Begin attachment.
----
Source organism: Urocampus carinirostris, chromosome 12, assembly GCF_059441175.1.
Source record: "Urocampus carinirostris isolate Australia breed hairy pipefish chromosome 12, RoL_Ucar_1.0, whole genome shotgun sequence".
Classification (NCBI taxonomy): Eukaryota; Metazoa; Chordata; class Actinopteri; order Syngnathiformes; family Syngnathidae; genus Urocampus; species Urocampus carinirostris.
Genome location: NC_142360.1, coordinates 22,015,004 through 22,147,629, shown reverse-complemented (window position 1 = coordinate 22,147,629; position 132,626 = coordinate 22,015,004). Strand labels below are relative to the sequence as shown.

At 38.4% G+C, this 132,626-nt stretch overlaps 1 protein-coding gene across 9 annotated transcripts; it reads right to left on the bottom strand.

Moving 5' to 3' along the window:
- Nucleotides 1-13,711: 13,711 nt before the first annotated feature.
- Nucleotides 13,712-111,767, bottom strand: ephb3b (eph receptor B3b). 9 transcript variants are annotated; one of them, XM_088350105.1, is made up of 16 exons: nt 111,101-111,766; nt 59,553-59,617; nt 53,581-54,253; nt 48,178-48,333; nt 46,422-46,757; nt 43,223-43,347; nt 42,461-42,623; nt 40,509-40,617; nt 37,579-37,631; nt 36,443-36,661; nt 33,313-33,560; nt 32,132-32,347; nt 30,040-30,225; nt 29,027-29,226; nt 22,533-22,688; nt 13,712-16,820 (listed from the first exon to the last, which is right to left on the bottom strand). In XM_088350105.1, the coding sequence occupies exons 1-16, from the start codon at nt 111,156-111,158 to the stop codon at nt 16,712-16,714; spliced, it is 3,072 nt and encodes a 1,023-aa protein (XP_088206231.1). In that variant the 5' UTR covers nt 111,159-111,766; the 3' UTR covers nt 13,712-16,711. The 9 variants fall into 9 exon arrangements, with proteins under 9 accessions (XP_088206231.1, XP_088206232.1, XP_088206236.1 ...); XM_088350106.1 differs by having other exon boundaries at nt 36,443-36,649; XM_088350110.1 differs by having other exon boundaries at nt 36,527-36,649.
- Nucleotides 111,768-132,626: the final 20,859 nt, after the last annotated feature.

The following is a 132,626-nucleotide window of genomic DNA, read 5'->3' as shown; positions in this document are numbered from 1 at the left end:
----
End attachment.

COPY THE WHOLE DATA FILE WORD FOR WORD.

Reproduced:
Source organism: Urocampus carinirostris, chromosome 12, assembly GCF_059441175.1.
Source record: "Urocampus carinirostris isolate Australia breed hairy pipefish chromosome 12, RoL_Ucar_1.0, whole genome shotgun sequence".
Classification (NCBI taxonomy): Eukaryota; Metazoa; Chordata; class Actinopteri; order Syngnathiformes; family Syngnathidae; genus Urocampus; species Urocampus carinirostris.
Genome location: NC_142360.1, coordinates 22,015,004 through 22,147,629, shown reverse-complemented (window position 1 = coordinate 22,147,629; position 132,626 = coordinate 22,015,004). Strand labels below are relative to the sequence as shown.

At 38.4% G+C, this 132,626-nt stretch overlaps 1 protein-coding gene across 9 annotated transcripts; it reads right to left on the bottom strand.

Moving 5' to 3' along the window:
- Nucleotides 1-13,711: 13,711 nt before the first annotated feature.
- Nucleotides 13,712-111,767, bottom strand: ephb3b (eph receptor B3b). 9 transcript variants are annotated; one of them, XM_088350105.1, is made up of 16 exons: nt 111,101-111,766; nt 59,553-59,617; nt 53,581-54,253; nt 48,178-48,333; nt 46,422-46,757; nt 43,223-43,347; nt 42,461-42,623; nt 40,509-40,617; nt 37,579-37,631; nt 36,443-36,661; nt 33,313-33,560; nt 32,132-32,347; nt 30,040-30,225; nt 29,027-29,226; nt 22,533-22,688; nt 13,712-16,820 (listed from the first exon to the last, which is right to left on the bottom strand). In XM_088350105.1, the coding sequence occupies exons 1-16, from the start codon at nt 111,156-111,158 to the stop codon at nt 16,712-16,714; spliced, it is 3,072 nt and encodes a 1,023-aa protein (XP_088206231.1). In that variant the 5' UTR covers nt 111,159-111,766; the 3' UTR covers nt 13,712-16,711. The 9 variants fall into 9 exon arrangements, with proteins under 9 accessions (XP_088206231.1, XP_088206232.1, XP_088206236.1 ...); XM_088350106.1 differs by having other exon boundaries at nt 36,443-36,649; XM_088350110.1 differs by having other exon boundaries at nt 36,527-36,649.
- Nucleotides 111,768-132,626: the final 20,859 nt, after the last annotated feature.

The following is a 132,626-nucleotide window of genomic DNA, read 5'->3' as shown; positions in this document are numbered from 1 at the left end: